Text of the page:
Mission Creep in the Politics of Education

Mission Creep in the Politics of Education

What’s been said?

Following her open letter to Lord Soley, Martine Cotter has started her own blog where she published a second post on 11 March, Home Education – The Last Stop? In it she identifies several events, mostly in the USA, which she considers to have shaped modern educational philosophy and from which she argues Lord Soley’s Bill has emerged.

In her concluding section Martine considers where, given past trends, she sees the moves to require registration of home educated children will eventually lead. She describes how Soley’s “soft-touch register” could in the future become a tool for state control, with “sanctions and penalties for non-compliance”. In so doing she sounds an alarm which everyone who cares about educational freedom should heed.

Why does it matter?

Even if you do not agree with all her reasoning, it is important for HE families to recognise that the present political focus on EHE has arisen not simply because of one or two tragedies, or because of some potential terrorists withdrawing their children from schools. There is plenty of evidence to indicate that ideology is driving some to lobby hard for the establishment of a EHE register. Is Martine correct to trace the start of this thread back to October 1957 and the launch of Sputnik, the first (Russian) satellite?

It takes a brave person to try and summarise the politics of education in three thousand words, when multiple large volumes have been penned on the topic. Such summaries are bound to raise differences of opinion. Some, for instance, may not view John Dewey as an educational hero, but as an early advocate of the mission creep which the author cautions against. Others may question whether the three American presidents named, Eisenhower, Johnson and Reagan, are the key figures in the development of today’s educational policies. Thirdly, it is all too easy to omit the obvious. In fast-forwarding from Reagan to Lord Soley, she makes no mention of Ed Balls and Graham Badman, whose joint attempt to bring HE under state control clearly inspired Soley to rally the educational ideologues with his Bill.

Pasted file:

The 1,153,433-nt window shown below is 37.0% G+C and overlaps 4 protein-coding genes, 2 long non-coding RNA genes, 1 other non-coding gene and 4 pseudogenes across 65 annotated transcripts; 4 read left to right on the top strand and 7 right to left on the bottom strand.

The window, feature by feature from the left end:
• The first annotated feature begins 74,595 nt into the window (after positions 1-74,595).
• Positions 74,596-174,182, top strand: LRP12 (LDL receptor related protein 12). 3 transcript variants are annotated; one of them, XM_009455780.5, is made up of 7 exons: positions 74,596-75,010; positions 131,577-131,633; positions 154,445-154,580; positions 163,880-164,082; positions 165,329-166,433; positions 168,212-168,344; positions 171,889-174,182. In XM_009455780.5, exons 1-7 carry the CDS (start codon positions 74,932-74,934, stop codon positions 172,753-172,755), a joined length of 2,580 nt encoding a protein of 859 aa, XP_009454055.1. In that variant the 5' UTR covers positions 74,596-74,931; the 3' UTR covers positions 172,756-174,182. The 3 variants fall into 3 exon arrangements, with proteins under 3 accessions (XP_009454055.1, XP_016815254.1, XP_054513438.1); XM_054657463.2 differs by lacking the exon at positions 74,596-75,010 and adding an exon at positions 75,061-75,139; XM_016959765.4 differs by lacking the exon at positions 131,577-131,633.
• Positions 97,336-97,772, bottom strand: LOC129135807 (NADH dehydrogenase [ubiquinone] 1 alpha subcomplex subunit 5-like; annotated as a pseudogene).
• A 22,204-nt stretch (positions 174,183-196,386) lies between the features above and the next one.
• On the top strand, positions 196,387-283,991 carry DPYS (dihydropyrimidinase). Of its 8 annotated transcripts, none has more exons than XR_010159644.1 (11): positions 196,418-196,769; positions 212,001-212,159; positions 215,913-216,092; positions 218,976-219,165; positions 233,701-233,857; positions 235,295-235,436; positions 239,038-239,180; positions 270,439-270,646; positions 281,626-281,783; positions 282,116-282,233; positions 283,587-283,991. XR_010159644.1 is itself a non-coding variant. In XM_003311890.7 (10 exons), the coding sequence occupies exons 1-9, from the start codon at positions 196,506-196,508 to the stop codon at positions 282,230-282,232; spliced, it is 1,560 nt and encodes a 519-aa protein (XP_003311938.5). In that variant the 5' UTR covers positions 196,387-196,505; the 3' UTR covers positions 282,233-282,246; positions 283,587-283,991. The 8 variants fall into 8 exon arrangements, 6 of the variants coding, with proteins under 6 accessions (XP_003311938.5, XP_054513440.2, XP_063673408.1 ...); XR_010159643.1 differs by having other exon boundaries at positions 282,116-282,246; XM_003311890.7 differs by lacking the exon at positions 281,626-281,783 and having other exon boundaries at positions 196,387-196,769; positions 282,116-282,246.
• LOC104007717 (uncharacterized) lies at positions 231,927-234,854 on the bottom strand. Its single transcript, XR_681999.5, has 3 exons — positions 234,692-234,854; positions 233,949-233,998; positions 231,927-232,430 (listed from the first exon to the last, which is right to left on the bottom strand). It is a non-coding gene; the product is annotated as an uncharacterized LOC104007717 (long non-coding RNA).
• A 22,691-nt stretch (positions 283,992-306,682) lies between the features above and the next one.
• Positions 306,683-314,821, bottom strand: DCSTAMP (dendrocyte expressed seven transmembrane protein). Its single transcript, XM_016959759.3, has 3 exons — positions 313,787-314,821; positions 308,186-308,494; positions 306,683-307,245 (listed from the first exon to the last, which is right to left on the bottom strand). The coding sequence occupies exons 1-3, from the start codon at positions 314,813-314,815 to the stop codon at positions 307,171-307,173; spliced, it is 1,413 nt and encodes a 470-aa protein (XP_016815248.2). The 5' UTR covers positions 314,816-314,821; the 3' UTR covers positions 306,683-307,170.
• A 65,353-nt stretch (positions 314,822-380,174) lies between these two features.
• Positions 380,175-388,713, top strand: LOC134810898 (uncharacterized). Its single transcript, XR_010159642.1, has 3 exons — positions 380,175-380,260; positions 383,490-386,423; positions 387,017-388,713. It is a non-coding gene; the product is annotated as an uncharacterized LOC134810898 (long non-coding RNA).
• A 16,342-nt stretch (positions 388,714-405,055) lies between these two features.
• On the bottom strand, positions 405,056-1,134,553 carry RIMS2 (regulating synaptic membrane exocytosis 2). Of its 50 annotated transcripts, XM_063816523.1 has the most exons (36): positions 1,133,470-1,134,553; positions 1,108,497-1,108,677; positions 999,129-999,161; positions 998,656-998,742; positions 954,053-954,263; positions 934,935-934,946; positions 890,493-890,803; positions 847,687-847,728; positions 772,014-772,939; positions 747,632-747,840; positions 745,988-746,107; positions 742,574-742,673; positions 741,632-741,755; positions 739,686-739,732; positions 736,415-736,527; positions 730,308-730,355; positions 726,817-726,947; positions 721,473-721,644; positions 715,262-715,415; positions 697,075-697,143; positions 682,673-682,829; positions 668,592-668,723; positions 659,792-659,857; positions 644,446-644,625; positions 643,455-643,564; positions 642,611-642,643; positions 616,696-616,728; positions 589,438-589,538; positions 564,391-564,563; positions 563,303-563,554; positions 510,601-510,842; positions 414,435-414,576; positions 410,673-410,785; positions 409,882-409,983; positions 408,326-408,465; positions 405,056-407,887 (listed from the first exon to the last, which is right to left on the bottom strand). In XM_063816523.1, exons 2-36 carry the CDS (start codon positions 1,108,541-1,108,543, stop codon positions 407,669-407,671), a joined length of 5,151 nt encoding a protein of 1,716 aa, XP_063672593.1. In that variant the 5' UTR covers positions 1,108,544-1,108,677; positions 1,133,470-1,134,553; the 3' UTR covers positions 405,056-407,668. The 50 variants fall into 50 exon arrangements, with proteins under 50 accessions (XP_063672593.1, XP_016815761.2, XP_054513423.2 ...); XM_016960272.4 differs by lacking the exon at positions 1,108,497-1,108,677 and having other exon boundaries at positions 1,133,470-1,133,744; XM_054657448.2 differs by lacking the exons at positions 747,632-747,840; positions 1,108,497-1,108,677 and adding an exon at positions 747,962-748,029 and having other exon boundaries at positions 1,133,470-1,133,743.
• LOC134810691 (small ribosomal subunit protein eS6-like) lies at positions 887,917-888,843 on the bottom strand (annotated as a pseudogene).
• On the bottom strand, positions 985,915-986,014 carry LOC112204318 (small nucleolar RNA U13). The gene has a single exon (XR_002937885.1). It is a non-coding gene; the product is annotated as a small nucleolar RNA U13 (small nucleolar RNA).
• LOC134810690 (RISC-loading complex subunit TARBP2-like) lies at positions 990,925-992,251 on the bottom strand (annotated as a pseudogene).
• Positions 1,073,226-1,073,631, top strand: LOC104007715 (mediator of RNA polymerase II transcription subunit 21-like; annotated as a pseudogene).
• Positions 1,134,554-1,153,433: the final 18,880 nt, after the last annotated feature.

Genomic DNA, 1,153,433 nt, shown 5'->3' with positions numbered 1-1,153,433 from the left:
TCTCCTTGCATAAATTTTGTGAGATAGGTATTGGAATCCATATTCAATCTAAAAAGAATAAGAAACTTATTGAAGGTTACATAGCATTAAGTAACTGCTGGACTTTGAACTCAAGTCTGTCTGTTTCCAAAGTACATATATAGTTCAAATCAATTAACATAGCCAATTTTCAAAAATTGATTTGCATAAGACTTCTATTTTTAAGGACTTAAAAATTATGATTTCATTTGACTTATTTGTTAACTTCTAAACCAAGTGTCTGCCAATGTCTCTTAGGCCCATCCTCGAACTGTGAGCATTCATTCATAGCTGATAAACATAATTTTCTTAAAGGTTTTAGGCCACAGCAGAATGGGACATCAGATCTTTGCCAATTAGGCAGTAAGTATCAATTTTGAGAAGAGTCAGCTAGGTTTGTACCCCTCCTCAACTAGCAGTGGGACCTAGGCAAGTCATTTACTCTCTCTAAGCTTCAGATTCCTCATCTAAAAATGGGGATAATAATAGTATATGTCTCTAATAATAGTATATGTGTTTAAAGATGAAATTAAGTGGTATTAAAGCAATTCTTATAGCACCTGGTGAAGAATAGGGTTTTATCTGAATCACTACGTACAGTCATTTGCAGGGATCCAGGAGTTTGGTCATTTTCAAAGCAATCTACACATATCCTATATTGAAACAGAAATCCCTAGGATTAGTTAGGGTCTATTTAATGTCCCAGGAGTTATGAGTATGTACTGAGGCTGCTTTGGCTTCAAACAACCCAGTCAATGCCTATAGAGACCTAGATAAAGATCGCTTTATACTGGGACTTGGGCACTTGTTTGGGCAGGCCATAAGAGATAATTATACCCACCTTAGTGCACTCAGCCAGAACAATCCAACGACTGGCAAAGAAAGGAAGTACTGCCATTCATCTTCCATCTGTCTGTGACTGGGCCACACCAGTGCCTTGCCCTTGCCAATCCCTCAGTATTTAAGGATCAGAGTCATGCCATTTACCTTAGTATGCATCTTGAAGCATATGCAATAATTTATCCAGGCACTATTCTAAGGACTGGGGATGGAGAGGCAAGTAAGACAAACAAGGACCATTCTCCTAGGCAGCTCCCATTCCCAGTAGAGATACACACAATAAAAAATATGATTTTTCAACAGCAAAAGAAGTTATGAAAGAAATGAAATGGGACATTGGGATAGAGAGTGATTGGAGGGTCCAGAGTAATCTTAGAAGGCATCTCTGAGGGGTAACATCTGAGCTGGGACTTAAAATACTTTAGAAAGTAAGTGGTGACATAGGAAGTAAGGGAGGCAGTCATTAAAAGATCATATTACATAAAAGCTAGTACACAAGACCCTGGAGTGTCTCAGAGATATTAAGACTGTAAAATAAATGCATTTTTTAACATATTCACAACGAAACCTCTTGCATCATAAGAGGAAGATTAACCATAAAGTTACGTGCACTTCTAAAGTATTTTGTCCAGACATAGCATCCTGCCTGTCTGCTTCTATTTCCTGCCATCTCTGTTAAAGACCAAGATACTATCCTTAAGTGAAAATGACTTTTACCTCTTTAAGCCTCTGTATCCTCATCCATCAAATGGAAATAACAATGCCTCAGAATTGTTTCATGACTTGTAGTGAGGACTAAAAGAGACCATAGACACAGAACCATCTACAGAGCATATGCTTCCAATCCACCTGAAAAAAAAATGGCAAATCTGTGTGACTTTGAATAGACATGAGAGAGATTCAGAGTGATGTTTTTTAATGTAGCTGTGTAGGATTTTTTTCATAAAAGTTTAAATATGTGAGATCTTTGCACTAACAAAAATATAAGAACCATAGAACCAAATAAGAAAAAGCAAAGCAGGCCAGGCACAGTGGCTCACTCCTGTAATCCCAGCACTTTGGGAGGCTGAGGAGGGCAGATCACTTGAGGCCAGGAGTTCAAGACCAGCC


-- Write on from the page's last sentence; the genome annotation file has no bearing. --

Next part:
However such questions should not distract parents from the value of this piece, for it raises many valid and far-reaching concerns. Martine asks where such mission creep will inevitably lead. She emphasises that it starts on the wrong foot by breaching “a number of constitutional rights”. She identifies the increased “mud-slinging” at HE parents as an attempt to overcome such obstacles. Tracing a series of potentially significant steps, she reaches the place of warning the HE community that we are the last stop before the state assumes full control of the education of our nation’s children.

What can I do?

Recognise that the escalating attacks on home education have not arisen because one noble Peer has a bee in his bonnet. Appreciate that they are coming from a political elite which is seeking more influence over your children than you will be allowed. This is not limited to Western nations; the UN’s first educational priority is “Put Every Child in School” whilst UNESCO has objectives for global citizenship education which are echoed in David Cameron’s “British values“.

The battle over the education of future generations will out-live the present skirmishes. Home education is indeed the last line of resistance – the fear of not being politically correct now dominates the majority of educational institutions around the world. It is not only our children’s and their children’s educational freedom that is at stake; future educational policy throughout the Western world may well be shaped by our collective resistance.